Absolute Basics of Mechanical Ventilation

Absolute Basics of Mechanical Ventilation www.phwiki.com

Absolute Basics of Mechanical Ventilation

Rose, Jaimee, General Assignment Reporter has reference to this Academic Journal, PHwiki organized this Journal Absolute Basics of Mechanical Ventilation Dr David Howell Consultant in Intensive Care, Respiratory in addition to Acute Medicine Aims in addition to Objectives Define Positive Pressure Mechanical Ventilation Explain Continuous M in addition to atory Ventilation (CMV) Explain Synchronised M in addition to atory Ventilation (SIMV) Explain Pressure Support Ventilation (PSV) Explain Basic Ventilator Settings Not a Talk on Physiology of Mechanical Ventilation What you Encounter

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Positive Pressure Mechanical Ventilator Lots of Monitors in addition to Knobs to Turn Some are More Complicated than Others

Weaning Screen/st in addition to ard protocol Long Term Weaning/Individual plan Weaning Non-Invasive Ventilation Non-invasive support Tracheostomy Intubation Extubation Decannulation St in addition to ard Ventilation Advanced Ventilation Invasive support Optimising the Pt as long as weaning Prone Position Nitric Oxide Suctioning Humidification NIV is defined as ventilatory support provided via a tight fitting mask or similar interface as opposed to invasive support, which is provided via a laryngeal mask, endotracheal tube or tracheostomy tube. Tight fitting masks deliver can CPAP, BIPAP or NIV via the mechanical ventilator. NIV vs. Invasive Mechanical Ventilation The work of breathing usually accounts as long as 5% of oxygen consumption (V02). In the critically ill patient this may rise to 30%. Invasive mechanical ventilation eliminates the metabolic cost of breathing. Indications as long as Mechanical Ventilation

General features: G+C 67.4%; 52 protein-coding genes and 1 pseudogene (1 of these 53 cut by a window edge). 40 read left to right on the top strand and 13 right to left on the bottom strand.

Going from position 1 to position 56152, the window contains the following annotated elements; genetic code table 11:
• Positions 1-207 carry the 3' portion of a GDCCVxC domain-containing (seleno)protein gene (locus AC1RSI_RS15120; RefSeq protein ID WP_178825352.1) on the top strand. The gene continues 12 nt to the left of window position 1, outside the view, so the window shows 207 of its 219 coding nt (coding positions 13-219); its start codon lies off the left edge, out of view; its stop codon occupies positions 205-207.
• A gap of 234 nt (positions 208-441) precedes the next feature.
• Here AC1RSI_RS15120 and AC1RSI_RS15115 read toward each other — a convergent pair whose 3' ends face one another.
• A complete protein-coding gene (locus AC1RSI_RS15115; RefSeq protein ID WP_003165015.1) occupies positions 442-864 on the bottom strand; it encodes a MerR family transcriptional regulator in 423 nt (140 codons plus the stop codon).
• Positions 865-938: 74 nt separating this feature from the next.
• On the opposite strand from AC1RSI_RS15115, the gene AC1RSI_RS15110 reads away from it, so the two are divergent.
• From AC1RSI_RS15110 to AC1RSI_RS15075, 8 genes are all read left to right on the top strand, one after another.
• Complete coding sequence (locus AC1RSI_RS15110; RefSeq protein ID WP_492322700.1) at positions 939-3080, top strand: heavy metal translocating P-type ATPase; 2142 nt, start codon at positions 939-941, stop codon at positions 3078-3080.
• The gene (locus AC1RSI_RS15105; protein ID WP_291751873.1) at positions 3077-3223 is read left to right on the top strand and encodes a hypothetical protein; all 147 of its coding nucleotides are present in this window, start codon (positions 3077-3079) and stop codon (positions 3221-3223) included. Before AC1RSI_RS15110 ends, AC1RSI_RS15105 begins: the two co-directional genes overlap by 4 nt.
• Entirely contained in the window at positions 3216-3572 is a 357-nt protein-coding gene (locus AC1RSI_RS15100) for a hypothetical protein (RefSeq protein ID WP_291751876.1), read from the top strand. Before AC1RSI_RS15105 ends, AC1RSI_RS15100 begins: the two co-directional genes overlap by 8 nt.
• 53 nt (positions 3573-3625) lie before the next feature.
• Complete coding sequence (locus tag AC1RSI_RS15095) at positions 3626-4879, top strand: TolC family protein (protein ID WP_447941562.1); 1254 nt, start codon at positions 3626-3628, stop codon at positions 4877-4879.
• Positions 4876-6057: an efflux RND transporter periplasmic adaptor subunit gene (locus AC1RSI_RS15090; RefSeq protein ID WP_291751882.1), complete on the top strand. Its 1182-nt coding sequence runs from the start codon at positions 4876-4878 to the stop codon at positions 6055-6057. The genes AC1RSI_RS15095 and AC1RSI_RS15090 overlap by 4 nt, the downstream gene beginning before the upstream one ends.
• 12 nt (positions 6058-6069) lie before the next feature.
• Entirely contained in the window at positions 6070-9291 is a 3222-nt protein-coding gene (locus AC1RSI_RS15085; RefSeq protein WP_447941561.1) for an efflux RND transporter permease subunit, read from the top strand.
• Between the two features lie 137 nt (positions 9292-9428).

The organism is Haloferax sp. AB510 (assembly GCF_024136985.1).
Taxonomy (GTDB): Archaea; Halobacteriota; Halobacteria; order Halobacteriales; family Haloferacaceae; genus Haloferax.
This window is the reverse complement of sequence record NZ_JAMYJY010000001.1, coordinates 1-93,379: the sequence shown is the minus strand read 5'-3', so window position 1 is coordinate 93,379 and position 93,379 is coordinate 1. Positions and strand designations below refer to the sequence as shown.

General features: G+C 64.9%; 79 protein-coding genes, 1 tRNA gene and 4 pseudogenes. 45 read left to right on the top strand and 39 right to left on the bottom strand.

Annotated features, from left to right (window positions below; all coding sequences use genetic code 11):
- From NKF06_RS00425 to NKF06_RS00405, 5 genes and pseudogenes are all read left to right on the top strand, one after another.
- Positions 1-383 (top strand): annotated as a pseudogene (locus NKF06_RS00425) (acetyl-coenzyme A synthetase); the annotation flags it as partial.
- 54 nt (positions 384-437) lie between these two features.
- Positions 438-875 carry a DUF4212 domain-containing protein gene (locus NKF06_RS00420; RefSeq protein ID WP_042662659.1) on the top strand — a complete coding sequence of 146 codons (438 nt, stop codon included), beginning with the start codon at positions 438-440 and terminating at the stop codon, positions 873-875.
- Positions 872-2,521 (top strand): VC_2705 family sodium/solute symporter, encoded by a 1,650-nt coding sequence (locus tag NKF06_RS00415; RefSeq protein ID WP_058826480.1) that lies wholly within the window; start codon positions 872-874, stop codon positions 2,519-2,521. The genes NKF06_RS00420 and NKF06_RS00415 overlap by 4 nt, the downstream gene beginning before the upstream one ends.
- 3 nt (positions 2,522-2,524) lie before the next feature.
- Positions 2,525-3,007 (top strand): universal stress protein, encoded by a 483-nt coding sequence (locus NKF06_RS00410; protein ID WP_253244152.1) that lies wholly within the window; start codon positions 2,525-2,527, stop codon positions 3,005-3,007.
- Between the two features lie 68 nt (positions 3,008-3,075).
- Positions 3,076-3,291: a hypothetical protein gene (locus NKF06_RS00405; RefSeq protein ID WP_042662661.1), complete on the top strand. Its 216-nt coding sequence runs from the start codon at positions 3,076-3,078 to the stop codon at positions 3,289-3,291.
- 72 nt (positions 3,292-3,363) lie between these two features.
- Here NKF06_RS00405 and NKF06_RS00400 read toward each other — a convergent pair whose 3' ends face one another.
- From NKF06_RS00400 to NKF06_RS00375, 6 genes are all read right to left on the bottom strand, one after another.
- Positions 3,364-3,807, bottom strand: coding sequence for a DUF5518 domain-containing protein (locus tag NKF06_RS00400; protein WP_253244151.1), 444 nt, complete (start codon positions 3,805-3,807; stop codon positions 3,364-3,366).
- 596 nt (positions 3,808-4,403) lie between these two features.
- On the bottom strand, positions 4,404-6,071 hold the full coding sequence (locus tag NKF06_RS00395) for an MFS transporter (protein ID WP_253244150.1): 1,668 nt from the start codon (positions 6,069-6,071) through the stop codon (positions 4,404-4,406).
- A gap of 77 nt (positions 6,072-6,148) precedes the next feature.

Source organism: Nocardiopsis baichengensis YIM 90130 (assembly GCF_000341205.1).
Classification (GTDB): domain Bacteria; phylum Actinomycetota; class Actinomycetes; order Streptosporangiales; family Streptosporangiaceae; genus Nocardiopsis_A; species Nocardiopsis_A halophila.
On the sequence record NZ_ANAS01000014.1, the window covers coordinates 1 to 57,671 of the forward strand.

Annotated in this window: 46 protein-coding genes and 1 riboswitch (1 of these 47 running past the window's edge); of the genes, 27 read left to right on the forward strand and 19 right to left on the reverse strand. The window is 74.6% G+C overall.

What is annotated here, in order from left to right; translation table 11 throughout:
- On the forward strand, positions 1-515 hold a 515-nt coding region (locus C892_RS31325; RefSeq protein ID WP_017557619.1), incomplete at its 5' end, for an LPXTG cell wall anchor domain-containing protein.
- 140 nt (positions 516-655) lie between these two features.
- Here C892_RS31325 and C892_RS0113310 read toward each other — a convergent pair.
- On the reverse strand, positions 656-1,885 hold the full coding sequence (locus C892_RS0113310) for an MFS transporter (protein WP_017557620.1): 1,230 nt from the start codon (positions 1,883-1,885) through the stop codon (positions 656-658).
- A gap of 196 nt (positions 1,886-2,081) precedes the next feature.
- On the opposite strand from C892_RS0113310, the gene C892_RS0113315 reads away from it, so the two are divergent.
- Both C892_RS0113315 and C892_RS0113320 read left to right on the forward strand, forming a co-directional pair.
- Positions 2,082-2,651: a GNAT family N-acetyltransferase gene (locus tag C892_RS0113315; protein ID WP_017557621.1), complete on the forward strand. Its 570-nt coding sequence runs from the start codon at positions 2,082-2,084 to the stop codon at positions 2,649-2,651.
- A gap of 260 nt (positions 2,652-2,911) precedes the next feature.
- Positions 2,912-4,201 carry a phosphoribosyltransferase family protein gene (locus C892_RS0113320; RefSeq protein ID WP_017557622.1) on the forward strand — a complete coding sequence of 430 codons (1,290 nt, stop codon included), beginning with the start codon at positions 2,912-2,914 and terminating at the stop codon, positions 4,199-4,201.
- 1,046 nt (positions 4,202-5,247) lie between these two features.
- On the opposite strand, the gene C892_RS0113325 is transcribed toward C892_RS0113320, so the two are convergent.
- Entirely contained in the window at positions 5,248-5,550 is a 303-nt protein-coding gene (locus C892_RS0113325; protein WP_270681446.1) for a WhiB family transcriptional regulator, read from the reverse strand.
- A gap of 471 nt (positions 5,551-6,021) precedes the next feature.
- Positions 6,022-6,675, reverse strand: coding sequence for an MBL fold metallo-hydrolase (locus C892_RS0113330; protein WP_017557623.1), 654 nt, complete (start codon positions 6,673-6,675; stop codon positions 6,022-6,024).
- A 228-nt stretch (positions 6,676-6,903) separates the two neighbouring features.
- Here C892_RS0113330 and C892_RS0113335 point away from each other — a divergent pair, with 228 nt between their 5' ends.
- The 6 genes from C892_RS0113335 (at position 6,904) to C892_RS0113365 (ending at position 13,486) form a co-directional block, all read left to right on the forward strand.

Inadequate oxygenation (not corrected by supplemental O2 by mask). Inadequate ventilation (increased PaCO2). Retention of pulmonary secretions (bronchial toilet). Airway protection (obtunded patient, depressed gag reflex). Indications as long as Mechanical Ventilation Intubation 1 Airway: oral Guedel airway to lift tongue off posterior pharynx to facilitate mask ventilation during pre-intubation phase. 2 Liquids: stop feed in addition to aspirate ng tube. 3 Suction: extremely important to avoid pulmonary aspiration. 4 Oxygen: preoxygenate patient in addition to ensure a source of O2 with a delivery mechanism (ambu-bag in addition to mask) is available. Bare Essentials as long as Intubation ALSOBLEED

5 Bougie: to facilitate tube insertion in more difficult airway. 6 Laryngoscope: have a long in addition to short blade available. 7 Endotracheal tube: as long as average adult, cuffed oral endotracheal tube 7.0 as long as women in addition to 8.0 as long as men. 8 End tidal CO2: to confirm correct position of tube. 9 Drugs: an induction agent, muscle relaxant, sedative are usually required. Bare Essentials as long as Intubation ALSOBLEED Principles of Mechanical Ventilation ET tube Ventilator Tubing Major Airways Alveoli PEEP Positive pressure ventilation involves delivering a mechanically generated ‘breath’ to get O2 in in addition to CO2 out. Gas is pumped in during inspiration (Ti) in addition to the patient passively expires during expiration (Te). The sum of Ti in addition to Te is the respiratory cycle or ‘breath’. Principles of Mechanical Ventilation